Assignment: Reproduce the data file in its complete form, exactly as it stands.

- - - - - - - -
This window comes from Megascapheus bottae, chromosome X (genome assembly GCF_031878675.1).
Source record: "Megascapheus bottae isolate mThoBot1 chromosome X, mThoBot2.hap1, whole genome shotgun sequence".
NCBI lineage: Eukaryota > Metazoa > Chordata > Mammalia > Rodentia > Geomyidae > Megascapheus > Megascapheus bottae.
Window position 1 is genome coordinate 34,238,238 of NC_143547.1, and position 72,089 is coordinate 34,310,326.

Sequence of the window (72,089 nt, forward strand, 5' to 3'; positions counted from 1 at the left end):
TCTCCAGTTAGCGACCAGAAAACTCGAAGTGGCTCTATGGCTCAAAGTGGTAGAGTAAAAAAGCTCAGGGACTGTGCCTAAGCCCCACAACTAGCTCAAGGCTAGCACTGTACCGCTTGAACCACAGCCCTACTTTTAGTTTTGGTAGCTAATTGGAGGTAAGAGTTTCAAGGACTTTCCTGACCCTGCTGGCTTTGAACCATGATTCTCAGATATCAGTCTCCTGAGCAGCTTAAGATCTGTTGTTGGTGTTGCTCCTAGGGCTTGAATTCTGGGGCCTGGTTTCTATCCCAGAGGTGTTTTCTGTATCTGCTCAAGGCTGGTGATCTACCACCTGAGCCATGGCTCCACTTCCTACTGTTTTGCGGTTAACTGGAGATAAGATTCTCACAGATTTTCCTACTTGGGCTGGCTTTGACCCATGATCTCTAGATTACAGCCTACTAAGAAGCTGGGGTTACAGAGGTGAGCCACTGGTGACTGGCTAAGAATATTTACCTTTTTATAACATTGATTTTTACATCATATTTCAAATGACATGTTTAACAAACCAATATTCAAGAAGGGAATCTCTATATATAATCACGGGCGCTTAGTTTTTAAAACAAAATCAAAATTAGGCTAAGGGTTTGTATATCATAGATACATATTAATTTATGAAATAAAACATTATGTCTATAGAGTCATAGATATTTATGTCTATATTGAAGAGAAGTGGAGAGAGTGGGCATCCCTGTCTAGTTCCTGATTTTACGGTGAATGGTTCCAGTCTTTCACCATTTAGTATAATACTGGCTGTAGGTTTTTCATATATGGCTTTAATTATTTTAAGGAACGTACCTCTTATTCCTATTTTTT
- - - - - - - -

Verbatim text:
This window comes from Megascapheus bottae, chromosome X (genome assembly GCF_031878675.1).
Source record: "Megascapheus bottae isolate mThoBot1 chromosome X, mThoBot2.hap1, whole genome shotgun sequence".
NCBI lineage: Eukaryota > Metazoa > Chordata > Mammalia > Rodentia > Geomyidae > Megascapheus > Megascapheus bottae.
Window position 1 is genome coordinate 34,238,238 of NC_143547.1, and position 72,089 is coordinate 34,310,326.

Sequence of the window (72,089 nt, forward strand, 5' to 3'; positions counted from 1 at the left end):
TCTCCAGTTAGCGACCAGAAAACTCGAAGTGGCTCTATGGCTCAAAGTGGTAGAGTAAAAAAGCTCAGGGACTGTGCCTAAGCCCCACAACTAGCTCAAGGCTAGCACTGTACCGCTTGAACCACAGCCCTACTTTTAGTTTTGGTAGCTAATTGGAGGTAAGAGTTTCAAGGACTTTCCTGACCCTGCTGGCTTTGAACCATGATTCTCAGATATCAGTCTCCTGAGCAGCTTAAGATCTGTTGTTGGTGTTGCTCCTAGGGCTTGAATTCTGGGGCCTGGTTTCTATCCCAGAGGTGTTTTCTGTATCTGCTCAAGGCTGGTGATCTACCACCTGAGCCATGGCTCCACTTCCTACTGTTTTGCGGTTAACTGGAGATAAGATTCTCACAGATTTTCCTACTTGGGCTGGCTTTGACCCATGATCTCTAGATTACAGCCTACTAAGAAGCTGGGGTTACAGAGGTGAGCCACTGGTGACTGGCTAAGAATATTTACCTTTTTATAACATTGATTTTTACATCATATTTCAAATGACATGTTTAACAAACCAATATTCAAGAAGGGAATCTCTATATATAATCACGGGCGCTTAGTTTTTAAAACAAAATCAAAATTAGGCTAAGGGTTTGTATATCATAGATACATATTAATTTATGAAATAAAACATTATGTCTATAGAGTCATAGATATTTATGTCTATATTGAAGAGAAGTGGAGAGAGTGGGCATCCCTGTCTAGTTCCTGATTTTACGGTGAATGGTTCCAGTCTTTCACCATTTAGTATAATACTGGCTGTAGGTTTTTCATATATGGCTTTAATTATTTTAAGGAACGTACCTCTTATTCCTATTTTTT